Triumph Daytona 675 'underseat exhaust' model guide

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Early models

This was the bike that caused such a stir when it was released in 2006.  The triple engine was a welcome change from the options of either a four or a twin, and offered a compromise that works as well on the street as it does on track.
On this model you get multi way adjustable upside down forks, radial brakes with braided lines and one of the sharpest steering chassis in its class.
Identifying features of these earlier bikes are that the engine on this is painted grey and has circular exhaust ports, also the air intake on the front of the fairing is covered in a fine mesh.

First revision

After about two years, and roughly coinciding with the release of its sister model, the street triple, the daytona underwent a facelift; the engine was painted black and with it gained oval exhaust ports and a slightly higher rev limit. The oil capacity of the engine also changed, which was achieved by simply moving the marks on the dipstick slightly higher up. Other engine revisions included an improved oil pump (which will fit the earlier models too). These revisions helped allay fears that the earlier bike had reliability issues when used on the track. Modifications to the bikes ECU mean that Triumphs own quickshifter can be fitted with relative ease too. Finally, the gear ratio of first was changed, making it slightly closer to second gear.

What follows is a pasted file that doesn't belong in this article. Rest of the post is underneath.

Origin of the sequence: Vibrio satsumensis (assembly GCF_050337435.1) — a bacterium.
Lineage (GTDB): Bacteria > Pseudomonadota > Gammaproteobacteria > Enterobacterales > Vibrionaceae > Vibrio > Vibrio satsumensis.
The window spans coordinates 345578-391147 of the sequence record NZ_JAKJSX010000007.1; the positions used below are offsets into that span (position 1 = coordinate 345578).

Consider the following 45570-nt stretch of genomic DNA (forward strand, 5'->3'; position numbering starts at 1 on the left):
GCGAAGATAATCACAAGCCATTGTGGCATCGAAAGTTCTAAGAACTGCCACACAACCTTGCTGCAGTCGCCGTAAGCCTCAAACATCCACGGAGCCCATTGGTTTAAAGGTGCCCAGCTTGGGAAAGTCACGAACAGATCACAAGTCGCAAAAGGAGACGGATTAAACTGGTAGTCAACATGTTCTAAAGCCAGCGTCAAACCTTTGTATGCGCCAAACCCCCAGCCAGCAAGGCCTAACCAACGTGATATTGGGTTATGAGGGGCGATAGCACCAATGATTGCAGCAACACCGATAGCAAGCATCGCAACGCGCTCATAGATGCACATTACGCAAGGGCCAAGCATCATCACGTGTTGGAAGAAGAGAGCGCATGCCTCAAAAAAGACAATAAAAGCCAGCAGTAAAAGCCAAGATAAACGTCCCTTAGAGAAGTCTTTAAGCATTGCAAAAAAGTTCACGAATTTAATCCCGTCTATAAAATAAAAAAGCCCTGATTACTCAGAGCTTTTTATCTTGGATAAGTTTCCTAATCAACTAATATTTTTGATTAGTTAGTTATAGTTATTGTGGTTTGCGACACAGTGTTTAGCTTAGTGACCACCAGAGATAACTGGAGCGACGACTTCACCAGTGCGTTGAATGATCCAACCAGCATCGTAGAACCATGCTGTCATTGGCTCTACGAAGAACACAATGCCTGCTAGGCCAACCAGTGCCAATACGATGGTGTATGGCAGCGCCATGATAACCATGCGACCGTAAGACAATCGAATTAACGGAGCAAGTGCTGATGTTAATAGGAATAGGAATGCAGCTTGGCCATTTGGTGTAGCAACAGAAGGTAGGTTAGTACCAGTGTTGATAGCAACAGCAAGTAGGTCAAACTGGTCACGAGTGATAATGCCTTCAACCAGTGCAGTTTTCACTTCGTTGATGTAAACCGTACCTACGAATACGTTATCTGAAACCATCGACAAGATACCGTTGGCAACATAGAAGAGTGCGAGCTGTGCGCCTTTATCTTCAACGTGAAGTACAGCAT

From a cosmetic perspective, the intake on the nose of the bike dropped the mesh in favour of a horizontally barred grill. Bodywork is interchangeable between these and earlier bikes.

Special Editions

Essentially a cosmetic exercise, Triumph launched the 'special edition' in 2010, with a blue frame an pearl white body panels. Mechanically the bike remained the same.


In 2011 Triumph released another version of the bike, in parallel to the standard 675, but this time it was more focussed towards the track rider, yet still lost none of its road appeal. The new bike gained Ohlins suspension front and rear, plus Brembo brakes too, making a sharp handling bike even sharper. The engine and gearbox remained unchanged although getting the power down was made easier with the inclusion of a quickshifter.
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